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Stopping the flu from spreading through your office

Influenza (commonly known as the “flu”) season is here. Colds and flu bring with them a chorus of sniffs and sneezes as people across the UK battle through illness. While flu outbreaks come as no surprise as temperatures drop, it has been reported that cases are at their highest level on record, and that the current rate of flu is worse than at any point last winter.

This year’s flu season has been challenging for the NHS, with reports of outbreaks across several hospitals putting more strain on resources. This also comes at a time when A&E waiting times are at their worst since records began in 2004. It’s not just hospitals who take the hit when it comes to flu – businesses can also suffer the consequences of being under-staffed due to absent employees.

It is important to remember that preventing outbreaks is a shared responsibility for all employees. The role of businesses and facility managers in preventing the flu virus is helping to ensure cleanliness is front-of-mind for all.

What is ‘flu’?
The flu is a viral infection caused by various strains of influenza viruses. It can be caught at any time of the year, but is more common during the winter period, partly because we spend more time indoors when it is cold and wet, and therefore viruses can spread more readily.

Despite many associating the flu with the cold weather, the main source of flu is other people. The flu virus is present in the mouth and nose of people who have the flu. When you cough or sneeze you launch viral particles into the air in thousands of tiny droplets of saliva and mucus – making it easy to catch in confined spaces such as public transport.

Advocating good hand hygiene
Did you know that one in four office workers admit to not washing their hands after visiting the washroom? This means offices are particularly vulnerable to harbouring and spreading pathogens. These are typically passed from person to person through indirect contact with shared items such as door handles, printers, keyboards, computer mice or kitchen items.

A little extra care in hand hygiene will go a long way in helping to reduce this risk. In its simplest form, hand washing is a three-step process; wash, dry and sanitise. Equipping washrooms with adequate sinks, soap dispensers and hand drying options will help to encourage each visitor to wash and dry their hands before returning to their workstation. People rarely wash their hands for long enough (20-30 seconds is recommended) and do not always dry their hands properly, which is important as damp hands spread up to 1,000 times more bacteria than dry hands.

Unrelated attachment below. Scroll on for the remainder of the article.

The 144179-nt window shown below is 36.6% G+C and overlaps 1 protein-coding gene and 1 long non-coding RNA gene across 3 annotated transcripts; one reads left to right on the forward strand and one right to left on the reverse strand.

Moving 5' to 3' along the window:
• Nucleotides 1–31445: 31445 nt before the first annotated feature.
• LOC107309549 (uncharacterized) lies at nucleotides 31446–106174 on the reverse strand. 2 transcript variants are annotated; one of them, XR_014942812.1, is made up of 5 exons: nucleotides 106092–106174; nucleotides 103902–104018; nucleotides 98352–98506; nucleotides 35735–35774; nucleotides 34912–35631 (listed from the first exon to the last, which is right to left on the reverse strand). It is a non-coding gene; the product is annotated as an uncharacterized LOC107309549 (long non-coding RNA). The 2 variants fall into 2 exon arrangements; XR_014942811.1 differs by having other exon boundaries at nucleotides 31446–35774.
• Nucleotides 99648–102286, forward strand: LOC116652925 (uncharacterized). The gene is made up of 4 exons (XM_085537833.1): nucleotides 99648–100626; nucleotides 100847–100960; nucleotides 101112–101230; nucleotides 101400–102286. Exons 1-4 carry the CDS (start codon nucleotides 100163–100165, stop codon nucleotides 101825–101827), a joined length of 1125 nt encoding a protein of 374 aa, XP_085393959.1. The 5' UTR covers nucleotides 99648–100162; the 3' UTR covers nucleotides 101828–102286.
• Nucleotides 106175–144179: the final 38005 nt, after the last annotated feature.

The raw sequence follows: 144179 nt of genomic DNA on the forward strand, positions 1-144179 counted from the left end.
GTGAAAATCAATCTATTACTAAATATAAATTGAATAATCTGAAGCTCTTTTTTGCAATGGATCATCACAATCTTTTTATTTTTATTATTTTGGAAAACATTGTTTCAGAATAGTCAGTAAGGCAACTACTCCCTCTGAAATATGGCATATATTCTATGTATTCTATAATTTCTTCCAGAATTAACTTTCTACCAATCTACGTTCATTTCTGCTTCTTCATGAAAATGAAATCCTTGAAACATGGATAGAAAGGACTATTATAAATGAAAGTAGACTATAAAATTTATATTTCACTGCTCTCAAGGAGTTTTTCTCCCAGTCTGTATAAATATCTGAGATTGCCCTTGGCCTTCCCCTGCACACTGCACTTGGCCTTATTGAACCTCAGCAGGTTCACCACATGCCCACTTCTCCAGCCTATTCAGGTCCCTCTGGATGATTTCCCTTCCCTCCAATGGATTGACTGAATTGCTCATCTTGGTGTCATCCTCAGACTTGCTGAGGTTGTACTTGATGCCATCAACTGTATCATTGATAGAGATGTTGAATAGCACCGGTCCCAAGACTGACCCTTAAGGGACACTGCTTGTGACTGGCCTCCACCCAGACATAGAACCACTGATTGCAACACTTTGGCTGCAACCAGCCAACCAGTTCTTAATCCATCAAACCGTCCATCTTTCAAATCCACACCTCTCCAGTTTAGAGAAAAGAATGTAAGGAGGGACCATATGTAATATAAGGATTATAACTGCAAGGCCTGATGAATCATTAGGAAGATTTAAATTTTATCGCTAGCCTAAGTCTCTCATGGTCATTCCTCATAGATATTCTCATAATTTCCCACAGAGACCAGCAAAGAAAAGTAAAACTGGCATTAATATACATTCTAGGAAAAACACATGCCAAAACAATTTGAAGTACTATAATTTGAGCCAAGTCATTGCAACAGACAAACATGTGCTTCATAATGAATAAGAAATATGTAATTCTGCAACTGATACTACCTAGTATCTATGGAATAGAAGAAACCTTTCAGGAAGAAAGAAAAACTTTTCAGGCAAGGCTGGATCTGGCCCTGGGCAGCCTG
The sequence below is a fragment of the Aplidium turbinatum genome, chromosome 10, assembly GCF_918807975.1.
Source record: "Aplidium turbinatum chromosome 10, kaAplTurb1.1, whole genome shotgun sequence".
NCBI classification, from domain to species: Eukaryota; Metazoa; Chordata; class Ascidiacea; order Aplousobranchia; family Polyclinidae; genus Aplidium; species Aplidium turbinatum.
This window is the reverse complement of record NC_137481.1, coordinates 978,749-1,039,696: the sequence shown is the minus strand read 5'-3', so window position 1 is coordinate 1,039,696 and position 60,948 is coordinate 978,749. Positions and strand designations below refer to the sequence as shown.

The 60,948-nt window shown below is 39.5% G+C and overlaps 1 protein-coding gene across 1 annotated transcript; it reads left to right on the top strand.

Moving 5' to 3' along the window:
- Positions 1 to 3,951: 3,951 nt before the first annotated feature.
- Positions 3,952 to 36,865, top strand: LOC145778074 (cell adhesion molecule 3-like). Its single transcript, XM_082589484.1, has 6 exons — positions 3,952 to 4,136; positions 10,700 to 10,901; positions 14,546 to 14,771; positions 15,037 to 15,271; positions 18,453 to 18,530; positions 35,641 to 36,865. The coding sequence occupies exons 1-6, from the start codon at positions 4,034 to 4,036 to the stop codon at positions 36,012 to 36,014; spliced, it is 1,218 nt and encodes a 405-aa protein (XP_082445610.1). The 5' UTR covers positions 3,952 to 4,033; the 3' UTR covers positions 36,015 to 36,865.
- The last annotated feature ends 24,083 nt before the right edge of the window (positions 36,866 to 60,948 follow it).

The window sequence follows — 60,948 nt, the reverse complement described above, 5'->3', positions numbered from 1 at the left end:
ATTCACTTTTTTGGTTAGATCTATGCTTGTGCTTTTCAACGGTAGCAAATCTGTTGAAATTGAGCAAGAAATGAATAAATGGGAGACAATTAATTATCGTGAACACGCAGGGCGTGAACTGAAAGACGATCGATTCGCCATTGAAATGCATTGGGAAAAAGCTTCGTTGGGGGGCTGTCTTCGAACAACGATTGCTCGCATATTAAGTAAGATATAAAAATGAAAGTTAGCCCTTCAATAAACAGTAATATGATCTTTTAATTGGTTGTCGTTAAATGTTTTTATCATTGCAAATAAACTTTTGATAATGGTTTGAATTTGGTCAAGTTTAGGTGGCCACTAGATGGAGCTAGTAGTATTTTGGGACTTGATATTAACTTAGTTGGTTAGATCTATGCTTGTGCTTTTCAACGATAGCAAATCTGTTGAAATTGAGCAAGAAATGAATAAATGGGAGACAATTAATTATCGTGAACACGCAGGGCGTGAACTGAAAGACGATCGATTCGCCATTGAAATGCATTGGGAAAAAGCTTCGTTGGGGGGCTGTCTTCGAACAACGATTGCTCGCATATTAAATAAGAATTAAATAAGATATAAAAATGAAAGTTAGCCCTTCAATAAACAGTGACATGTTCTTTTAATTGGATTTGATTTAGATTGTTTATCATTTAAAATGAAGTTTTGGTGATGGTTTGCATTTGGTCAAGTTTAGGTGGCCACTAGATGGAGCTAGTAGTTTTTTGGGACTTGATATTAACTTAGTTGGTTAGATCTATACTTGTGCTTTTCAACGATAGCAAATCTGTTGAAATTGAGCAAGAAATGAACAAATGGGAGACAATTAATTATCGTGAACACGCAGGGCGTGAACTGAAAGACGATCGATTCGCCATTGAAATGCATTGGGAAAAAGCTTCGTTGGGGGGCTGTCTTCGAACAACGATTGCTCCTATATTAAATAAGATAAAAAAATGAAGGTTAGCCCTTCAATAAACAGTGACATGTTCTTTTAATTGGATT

Automatic taps and dryers, as well as no-touch soappaper towel and sanitiser dispensers mean the user does not have to make direct contact with the unit in order to operate them. Using technology like this will not only help to modernise your washroom, it should greatly reduce the risk of cross contamination and with it the spread of illness throughout the office.

Extra vigilance with specialist cleaning
While a regular cleaning regime can help to keep infection under control, outbreaks can still occur, even in warmer weather. An outbreak of an infection such as influenza needs to be dealt with as quickly as possible, to minimise the risk. For this reason, regular deep cleans are also important, as the process can tackle any difficult and hazardous cleaning requirements safely, legally and discreetly. This involves conducting a thorough clean by moving all furniture away from the walls to make sure no areas are being missed from the cleaning routine. Ideally, deep cleans should be carried out at least twice a year by a professional cleaning company.

Ultra Low Volume (ULV) disinfectant fogging is a method of disinfection, carried out by a specialist, which enables the treatment of large areas in a short space of time. It works by generating a mist of disinfectant, which settles on top of, underneath and on the sides of objects, soft furnishings, furniture and hard-to-reach areas, offering maximum surface area coverage.

Fogging is often used to combat infections, as it has a fast-drying time and can significantly reduce the number of pathogens present when compared to manual surface cleaning alone.  It can also be used in conjunction with both routine and deep cleaning, to ensure all areas are fully sanitised, keeping employees and visitors safe.

Final thoughts
Don’t let flu become an office burden this winter. By ensuring a good cleaning regime and employee hand hygiene you will have the preventative measures in place to stop the flu in it tracks.

For more information, please visit this website: https://www.initial.co.uk/

By Paul Casson, Technical Field Manager at Rentokil Specialist Hygiene & Jamie Woodhall, UK Technical & Innovation Manager at Initial Washroom Hygiene

About Sarah OBeirne

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